Taiwan has reported a sharp increase in the number of Chinese military aircraft entering its Air Defense Identification Zone of late with a record 56 warplanes detected on October 4, 2021, followed by numerous spikes since.
China has never ruled out the possibility of invading Taiwan and it has continued acquiring the military capability to do so. In recent years, it has modernized its military, introducing the J-20, an indigenous 5th generation stealth fighter. It has also commissioned two aircraft carriers along with several modern amphibious transport dock/landing vessels. Even though the likelihood of China taking Taiwan by force remains unclear, the military balance in the Taiwan Strait is firmly in China's favor. The following infographic, via Statista's Martin Armstrong, provides an overview of that imbalance and is based on an annual U.S. government report.
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One aspect which appears to be in Taiwan's favor however, is Joe Biden as United States president. Despite the White House scrambling to clarify his comments, Biden said twice in the space of three months in 2021 that the U.S. would defend Taiwan in the event of an attack by China.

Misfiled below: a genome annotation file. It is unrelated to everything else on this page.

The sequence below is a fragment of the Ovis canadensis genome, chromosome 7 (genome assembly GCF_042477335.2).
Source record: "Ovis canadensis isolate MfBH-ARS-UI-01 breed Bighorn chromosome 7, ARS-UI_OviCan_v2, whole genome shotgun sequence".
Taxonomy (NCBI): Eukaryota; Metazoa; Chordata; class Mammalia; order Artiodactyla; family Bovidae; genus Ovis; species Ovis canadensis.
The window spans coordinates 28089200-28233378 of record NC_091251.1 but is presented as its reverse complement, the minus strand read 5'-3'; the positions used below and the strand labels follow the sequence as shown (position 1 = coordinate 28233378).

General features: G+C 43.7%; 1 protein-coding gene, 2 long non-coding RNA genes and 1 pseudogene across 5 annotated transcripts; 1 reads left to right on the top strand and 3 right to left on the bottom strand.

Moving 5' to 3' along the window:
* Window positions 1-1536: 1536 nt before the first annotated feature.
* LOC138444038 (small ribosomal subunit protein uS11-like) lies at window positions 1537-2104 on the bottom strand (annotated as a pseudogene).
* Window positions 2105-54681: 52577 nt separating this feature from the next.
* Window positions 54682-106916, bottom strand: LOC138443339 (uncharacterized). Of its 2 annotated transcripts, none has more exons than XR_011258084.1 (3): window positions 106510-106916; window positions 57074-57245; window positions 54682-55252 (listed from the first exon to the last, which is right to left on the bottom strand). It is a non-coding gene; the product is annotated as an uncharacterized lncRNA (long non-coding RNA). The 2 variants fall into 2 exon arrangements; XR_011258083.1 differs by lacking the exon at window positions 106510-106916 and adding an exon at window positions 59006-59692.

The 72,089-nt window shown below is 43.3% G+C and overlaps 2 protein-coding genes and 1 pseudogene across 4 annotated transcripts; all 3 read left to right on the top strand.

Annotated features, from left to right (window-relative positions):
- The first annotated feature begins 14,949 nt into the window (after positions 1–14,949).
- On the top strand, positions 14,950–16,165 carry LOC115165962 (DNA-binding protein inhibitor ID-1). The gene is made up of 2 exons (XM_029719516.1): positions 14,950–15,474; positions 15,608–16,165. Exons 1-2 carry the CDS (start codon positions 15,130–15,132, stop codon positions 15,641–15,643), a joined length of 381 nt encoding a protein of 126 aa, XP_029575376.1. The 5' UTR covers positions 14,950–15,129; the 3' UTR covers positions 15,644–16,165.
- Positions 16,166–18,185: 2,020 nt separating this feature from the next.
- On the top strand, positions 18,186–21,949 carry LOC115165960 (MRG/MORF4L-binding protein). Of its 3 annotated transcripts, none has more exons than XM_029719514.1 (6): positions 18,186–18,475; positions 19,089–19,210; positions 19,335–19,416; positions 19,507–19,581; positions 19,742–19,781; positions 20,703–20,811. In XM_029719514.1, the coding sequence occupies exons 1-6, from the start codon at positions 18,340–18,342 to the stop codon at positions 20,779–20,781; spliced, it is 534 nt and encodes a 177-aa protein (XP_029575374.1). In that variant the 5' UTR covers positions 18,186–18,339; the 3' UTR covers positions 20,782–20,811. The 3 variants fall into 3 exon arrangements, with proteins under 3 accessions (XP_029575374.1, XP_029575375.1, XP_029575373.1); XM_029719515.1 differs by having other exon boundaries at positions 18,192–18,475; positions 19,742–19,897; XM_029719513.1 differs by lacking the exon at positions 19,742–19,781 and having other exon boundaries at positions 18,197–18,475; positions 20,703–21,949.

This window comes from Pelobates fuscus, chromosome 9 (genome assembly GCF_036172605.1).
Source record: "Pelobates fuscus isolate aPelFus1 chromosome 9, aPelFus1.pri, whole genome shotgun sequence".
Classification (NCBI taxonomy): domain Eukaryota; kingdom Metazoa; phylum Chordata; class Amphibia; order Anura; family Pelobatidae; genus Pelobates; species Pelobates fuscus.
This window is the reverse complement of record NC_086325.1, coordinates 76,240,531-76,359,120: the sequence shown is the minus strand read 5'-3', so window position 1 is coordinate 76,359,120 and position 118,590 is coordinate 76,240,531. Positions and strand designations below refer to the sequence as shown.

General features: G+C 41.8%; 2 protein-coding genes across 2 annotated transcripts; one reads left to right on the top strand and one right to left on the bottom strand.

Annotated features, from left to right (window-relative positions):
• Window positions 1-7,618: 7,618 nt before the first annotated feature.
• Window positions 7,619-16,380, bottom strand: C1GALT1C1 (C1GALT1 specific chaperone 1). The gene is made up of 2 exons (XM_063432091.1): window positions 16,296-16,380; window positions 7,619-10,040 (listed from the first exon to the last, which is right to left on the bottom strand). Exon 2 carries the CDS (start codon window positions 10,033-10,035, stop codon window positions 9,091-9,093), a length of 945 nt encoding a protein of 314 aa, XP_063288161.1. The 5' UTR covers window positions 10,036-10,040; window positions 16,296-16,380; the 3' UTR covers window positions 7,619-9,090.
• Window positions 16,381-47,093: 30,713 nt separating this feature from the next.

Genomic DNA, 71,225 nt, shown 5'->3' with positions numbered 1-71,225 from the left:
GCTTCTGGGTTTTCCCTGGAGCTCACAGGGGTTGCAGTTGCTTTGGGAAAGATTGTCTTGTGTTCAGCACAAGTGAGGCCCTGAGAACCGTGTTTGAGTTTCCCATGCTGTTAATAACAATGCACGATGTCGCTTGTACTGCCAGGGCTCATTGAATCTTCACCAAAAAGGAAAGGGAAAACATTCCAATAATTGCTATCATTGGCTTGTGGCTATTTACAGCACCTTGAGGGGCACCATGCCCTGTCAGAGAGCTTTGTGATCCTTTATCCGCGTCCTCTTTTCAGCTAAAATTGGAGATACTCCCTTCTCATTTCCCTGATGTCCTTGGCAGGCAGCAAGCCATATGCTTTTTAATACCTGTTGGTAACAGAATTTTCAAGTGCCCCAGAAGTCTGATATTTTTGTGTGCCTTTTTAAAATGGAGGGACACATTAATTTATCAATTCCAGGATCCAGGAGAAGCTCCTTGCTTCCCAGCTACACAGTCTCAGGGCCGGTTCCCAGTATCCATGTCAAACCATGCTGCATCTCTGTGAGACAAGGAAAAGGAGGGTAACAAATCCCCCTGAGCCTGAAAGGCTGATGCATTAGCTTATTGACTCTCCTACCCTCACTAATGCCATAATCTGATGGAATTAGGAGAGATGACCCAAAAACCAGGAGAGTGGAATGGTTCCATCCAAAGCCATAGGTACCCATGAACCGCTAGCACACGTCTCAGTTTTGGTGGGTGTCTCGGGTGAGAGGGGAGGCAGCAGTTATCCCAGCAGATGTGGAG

The president has continued to reiterate this position since, with a 60 Minutes interview broadcast in October one recent such example.
While the United States is required by law to "support Taiwan’s self-defence", as described by a White House spokesperson after the 2021 Biden statements, the country has traditionally employed a policy of “strategic ambiguity” when it comes to adherence to the Taiwan Relations Act. Biden's explicit statements in favor of taking defensive action in the region are a clear step away from this position.
Speaking in October last year, Biden said: “I don’t want a cold war with China. I just want China to understand that we’re not going to step back, that we’re not going to change any of our views.”